So true about how we look to others. I have a hard time asking for help because I look good. Last time I went on a plane, I preboarded. I probably got dirty looks but I try not to let that get to me.

  • re4upd
    9 months ago

    So agree with this description. I fight MS fatigue with exercise- not too much, not too little. Sometimes it is difficult to know how much. I also try to eat non processed foods and avoid simple carbs. I felt worse cutting out gluten, better adding lots of green leafy veggies and vitamin d and magnesium.

  • 16wq1h4
    9 months ago

    This article describes how I feel everyday. It’s exhausting trying to explain the level of fatigue I feel to my loved ones. It’s great to hear I’m not the only one. That’s what is so great about this online community. Thanks so much for sharing!

  • tejay
    9 months ago

    Now I need to share this article with all of my loved ones. Thanks for explaining it so well!

  • potter
    9 months ago

    I don’t have unrelenting fatigue like other MSer’s but I do have a limit on my energy. If I go grocery shopping and put them away, that is all I can do. I usually have to pick up a pizza because I will be too wiped out to cook. Right now my house needs vacuumed and dusted, but I wanted to water outside today so it waits. It is 2.30 in the afternoon and the watering is finish but so is my energy level. I think I’ll be able to make dinner. For the MSer’s who have heat fatigue carry your water in a cooler using frozen water bottles as ice. They have saved my life when I have been overcome with heat. Just put them on the back of your neck until the blood going to your brain has cooled. Potter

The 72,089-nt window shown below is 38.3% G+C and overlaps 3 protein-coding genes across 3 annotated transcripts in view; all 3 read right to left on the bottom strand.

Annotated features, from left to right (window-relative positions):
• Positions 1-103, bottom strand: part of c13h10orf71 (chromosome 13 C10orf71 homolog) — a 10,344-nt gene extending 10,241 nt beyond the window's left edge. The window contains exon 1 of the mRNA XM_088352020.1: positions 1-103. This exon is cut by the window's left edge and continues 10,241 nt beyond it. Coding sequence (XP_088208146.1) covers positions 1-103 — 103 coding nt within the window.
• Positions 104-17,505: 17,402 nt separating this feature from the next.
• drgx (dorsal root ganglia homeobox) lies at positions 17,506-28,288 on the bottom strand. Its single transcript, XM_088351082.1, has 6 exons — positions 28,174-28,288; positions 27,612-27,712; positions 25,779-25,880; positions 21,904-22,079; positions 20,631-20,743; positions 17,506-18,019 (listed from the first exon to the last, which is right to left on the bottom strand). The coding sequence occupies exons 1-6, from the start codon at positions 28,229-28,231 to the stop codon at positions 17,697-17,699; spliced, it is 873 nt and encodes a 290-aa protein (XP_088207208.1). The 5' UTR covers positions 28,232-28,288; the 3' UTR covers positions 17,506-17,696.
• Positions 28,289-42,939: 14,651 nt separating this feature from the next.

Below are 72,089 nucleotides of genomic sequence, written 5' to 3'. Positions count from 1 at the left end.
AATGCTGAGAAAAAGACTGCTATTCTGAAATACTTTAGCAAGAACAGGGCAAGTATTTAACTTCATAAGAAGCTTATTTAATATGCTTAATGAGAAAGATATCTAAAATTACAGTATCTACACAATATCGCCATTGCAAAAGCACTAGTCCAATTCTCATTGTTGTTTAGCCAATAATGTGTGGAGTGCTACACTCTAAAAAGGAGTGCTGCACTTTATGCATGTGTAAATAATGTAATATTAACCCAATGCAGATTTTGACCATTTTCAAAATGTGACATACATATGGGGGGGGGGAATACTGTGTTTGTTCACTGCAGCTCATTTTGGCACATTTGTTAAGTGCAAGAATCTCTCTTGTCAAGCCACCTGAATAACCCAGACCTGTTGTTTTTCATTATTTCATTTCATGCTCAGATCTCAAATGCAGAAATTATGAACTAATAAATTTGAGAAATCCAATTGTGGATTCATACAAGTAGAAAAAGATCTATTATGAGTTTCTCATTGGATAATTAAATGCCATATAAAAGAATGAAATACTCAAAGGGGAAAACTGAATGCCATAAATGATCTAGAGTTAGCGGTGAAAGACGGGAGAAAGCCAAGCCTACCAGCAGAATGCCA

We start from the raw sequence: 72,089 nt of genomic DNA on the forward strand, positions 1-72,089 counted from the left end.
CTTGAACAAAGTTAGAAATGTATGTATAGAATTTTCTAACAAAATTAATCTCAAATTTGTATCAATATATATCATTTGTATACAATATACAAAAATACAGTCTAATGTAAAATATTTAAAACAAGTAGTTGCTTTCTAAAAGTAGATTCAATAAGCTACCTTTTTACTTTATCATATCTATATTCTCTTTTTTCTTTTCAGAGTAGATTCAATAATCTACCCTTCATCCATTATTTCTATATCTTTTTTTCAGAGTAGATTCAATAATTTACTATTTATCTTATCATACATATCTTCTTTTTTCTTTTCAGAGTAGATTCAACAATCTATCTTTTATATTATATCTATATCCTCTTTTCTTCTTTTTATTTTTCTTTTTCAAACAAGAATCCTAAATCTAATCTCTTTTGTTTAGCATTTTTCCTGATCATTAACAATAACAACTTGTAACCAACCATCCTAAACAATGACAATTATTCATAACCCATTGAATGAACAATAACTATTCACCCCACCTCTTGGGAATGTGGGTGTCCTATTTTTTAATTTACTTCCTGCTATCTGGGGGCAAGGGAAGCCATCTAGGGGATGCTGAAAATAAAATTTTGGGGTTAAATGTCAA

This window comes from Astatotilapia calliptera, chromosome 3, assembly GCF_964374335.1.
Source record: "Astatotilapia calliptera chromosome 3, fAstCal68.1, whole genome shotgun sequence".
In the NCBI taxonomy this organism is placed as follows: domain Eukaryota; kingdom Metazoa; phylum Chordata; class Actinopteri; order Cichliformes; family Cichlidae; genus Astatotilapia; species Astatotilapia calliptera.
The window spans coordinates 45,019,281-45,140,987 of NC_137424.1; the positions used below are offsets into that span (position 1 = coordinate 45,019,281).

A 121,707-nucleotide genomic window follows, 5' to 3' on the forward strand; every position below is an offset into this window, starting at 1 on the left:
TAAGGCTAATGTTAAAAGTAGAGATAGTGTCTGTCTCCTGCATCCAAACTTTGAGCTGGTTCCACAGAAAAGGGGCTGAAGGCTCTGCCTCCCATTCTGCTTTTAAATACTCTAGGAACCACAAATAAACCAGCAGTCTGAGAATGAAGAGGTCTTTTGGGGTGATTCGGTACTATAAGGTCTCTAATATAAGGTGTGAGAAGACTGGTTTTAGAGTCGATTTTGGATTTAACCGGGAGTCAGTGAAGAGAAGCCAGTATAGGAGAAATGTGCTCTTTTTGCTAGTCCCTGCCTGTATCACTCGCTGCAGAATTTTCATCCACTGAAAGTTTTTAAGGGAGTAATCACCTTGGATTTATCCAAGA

• Calie Wyatt moderator author
    9 months ago

    Hi @caninemom6142!

    I don’t think any of us necessarily feel the need to explain our fatigue, but want to at least try and help our friends and loved ones somewhat understand. Will they ever truly understand? No, probably not. Of course no one understands what it’s like unless you have MS yourself. But, I wrote this because I do find comfort in knowing I’m not the only one feeling this way. Its exhasting, in every sense of the way, and just knowing that someone else “gets it” helps me get through it! I’m sorry your fatigue seems so much like mine, I wish we could all get rid of it.

    Wishing you the best, Calie

  • LuvMyDog
    9 months ago

    Thank you. But from what I read on here, every time I logged on, someone is saying that they find it so difficult to “explain” their fatigue, pain, etc… People DO try to explain, no getting around it.